Unless you’ve been hiding under a rock over the past 7 days, or focused solely on the European Referendum to the exclusion of all other media stories, you may have missed two isolated events which once again raised concern at the excessive online reaction to such incidents. One was that of Harambe, the 17 year old male gorilla in Cincinnati Zoo who got shot after he held on to and dragged a 4 year old boy who had climbed over a fence and fallen into the gorilla enclosure (see disturbing video here). The second event was that of the 7 year old Japanese boy Yamato Tanooka whose parents tried to scare him into obedience by setting him out in a one way road in the middle of a forest, only to return half an hour later and finding that he got utterly lost. Miraculously he was found 5 days later, alive and well. see BBC news article here .
The instances are obviously completely unrelated and have very different beginnings and endings, but they did have one thing in common: they seem to make everyone with a keyboard an expert in parenting as well as gorilla behaviour. The one thing all of our keyboard experts could agree on was that it was all 100% the parents’ fault. Cincinnati Zoo mom was positively negligent, having lost sight of her 4 year old boy for a few minutes. Yamato’s parents were downright evil and should have their son taken into care and preferably be sterilized so as not to procreate again.
Whilst I’m really not in any way excusing either parent in their respective situation, both sets messed up, there is no debate there, I am staggered by the media response to them, in particular Mrs Gregg, Cincinnati Zoo mom. It is worrying how little compassion there is out there for a stressed out mother who lost sight of her active boy, and how keen everyone is to jump on her omission – which she admitted, although she possibly didn’t show enough mea culpa, mea culpa, mea maxima culpa to be forgiven by the twitter mob. Does everyone feel they are the better parent when they are confronted with a piece of news like this? ‘My kid may be unable to speak because I’m too busy tweeting to talk to him but, hey, at least they’ve not had to shoot a gorilla because of him.’ – is that the logic? So now there are online petitions to have Mrs Gregg investigated by Social Services signed by literally tens of thousands of little parenting experts who are convinced they are doing a flawless job at raising their own kids and are therefore entitled to pass judgment over another parent.
The words that spring to my mind when I read of instances like this are the same every time: There but for the grace of God go I. And to loosely quote the bible: May (s)he who is without sin cast the first stone. And I mean it. Things can and do go wrong with lively small children. They like to run and climb. They are fast. I was at A & E at least twice with my son before he was 5, lost my daughter in an airport for a few minutes and again, my son in a supermarket in France – absolutely blood curdling terrifying minutes I would not wish on my worst enemy. (Please, no online petitions to have me investigated, my children all made it to adulthood in good physical and mental health and no senior gorillas were hurt in the process.) But I made many, many mistakes. One of my children’s favourite ‘funny’ story is when my son ran over my daughter with a scooter, and by the time I arrived running at the scene I got the wrong picture and told off my daughter instead of my son – simply hilarious (don’t ask, they have a twisted sense of humour). I noticed, too, that parenting books which I read like a sad junkie tend to have great ideas on how to deal with ONE child at a time. Never two, or even three. Consistent parenting with one child is hard, as Mr Tanooka found out, let alone with with two or three.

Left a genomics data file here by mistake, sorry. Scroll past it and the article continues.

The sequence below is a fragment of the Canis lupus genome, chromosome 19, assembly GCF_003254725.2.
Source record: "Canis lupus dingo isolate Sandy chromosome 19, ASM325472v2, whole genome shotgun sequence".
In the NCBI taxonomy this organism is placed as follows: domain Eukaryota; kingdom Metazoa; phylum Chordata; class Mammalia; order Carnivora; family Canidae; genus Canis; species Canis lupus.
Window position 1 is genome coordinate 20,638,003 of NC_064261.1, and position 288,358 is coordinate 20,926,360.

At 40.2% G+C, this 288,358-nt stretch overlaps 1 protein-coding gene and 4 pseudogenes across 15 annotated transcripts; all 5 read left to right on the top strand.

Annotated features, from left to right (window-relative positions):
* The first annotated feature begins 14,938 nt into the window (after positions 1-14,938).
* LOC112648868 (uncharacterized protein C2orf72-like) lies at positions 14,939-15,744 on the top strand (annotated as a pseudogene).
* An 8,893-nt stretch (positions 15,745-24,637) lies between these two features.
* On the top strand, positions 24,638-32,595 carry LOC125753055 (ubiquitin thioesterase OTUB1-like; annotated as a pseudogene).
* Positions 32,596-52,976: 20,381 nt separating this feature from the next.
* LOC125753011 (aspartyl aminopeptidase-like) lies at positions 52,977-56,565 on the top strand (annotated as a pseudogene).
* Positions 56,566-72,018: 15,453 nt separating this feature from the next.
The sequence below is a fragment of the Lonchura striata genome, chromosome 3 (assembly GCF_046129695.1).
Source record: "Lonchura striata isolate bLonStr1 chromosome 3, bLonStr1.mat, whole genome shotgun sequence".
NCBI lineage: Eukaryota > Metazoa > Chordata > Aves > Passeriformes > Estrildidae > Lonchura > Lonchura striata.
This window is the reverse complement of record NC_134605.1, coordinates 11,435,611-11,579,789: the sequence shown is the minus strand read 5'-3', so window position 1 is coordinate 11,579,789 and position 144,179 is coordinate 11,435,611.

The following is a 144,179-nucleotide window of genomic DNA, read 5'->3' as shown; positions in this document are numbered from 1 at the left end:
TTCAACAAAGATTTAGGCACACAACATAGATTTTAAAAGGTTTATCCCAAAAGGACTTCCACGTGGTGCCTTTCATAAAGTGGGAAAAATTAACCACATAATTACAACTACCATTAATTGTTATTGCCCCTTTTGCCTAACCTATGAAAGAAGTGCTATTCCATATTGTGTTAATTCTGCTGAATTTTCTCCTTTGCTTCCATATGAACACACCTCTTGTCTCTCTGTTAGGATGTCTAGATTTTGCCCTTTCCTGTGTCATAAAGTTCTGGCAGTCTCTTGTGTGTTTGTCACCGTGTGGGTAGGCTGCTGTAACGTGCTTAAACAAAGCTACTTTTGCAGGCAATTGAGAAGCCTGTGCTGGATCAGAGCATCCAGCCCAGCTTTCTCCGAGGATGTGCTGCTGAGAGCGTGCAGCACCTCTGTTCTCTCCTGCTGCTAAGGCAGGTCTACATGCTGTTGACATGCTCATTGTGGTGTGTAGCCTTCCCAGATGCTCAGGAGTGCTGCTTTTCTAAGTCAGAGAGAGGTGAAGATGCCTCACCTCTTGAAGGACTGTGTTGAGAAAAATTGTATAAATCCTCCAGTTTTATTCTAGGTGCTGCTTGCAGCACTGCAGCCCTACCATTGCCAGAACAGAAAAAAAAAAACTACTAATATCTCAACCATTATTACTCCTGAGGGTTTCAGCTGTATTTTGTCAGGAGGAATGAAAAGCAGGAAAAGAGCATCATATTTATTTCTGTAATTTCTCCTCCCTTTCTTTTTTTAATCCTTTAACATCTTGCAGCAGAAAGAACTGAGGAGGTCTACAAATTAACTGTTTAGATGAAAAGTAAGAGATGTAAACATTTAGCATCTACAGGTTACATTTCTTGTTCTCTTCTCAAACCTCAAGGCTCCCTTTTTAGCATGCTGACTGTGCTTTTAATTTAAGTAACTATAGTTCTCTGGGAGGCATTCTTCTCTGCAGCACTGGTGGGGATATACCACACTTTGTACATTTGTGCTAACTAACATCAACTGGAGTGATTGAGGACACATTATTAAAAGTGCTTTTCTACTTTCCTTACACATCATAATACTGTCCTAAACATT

My point is, parenting is tough. Parenting little kids is tough and physically challenging, parenting big kids is draining and emotionally challenging. Parents are only human after all, they make mistakes. And these parents paid a huge price for their failures. I’m sure they are aware of that. There has been a lot of talk about online abuse and in particular misogynistic online abuse lately, and sadly it was found that 50% of online abuse against women is undertaken by other women see article. Where is the sisterhood?? If women are such harsh judges of women on twitter/Facebook I wonder if it is also them who are so quick to judge over other mothers. If only we could develop an icon that flashes up: ‘This looks like an abusive tweet. Are you sure you want to send this? Are you really a blameless human who can judge another human who got themselves into a difficult situation?’ – along the lines of the old Microsoft Word helper, Clippy.
Whilst I’m waiting for some genius to develop my twitter Clippy against abuse, my Lippy-Clippy so to speak, I can only hope that people will continue to try their best at parenting, and leave out the need to punish people who make mistakes by omission or misjudgment more than the authorities do which we put in place to deal with situations like this. It is a sad irony that we have gone back to public whipping posts in the 21st century, conducted by keyboard experts on most subjects, but in particular parenting. Parenting experts, or expert parents – step away from the keyboard and have a think about who you’re trying to punish and whether your intended punishment does the accused parent and their children any good in the long run.
4 thoughts on “Harambe and Yamato Tanooka: suddenly everyone’s a parenting expert – or an expert parent”
Excellent. I learned early on not to cast stones because as you say “there but for the grace of God go I”!
‘Cast’ – of course, that was the correct wording. I should have checked with you first!!
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Perfectly written – 100% agree – great post
Susanne, cast, throw – not important! But I think you are spot on in your post!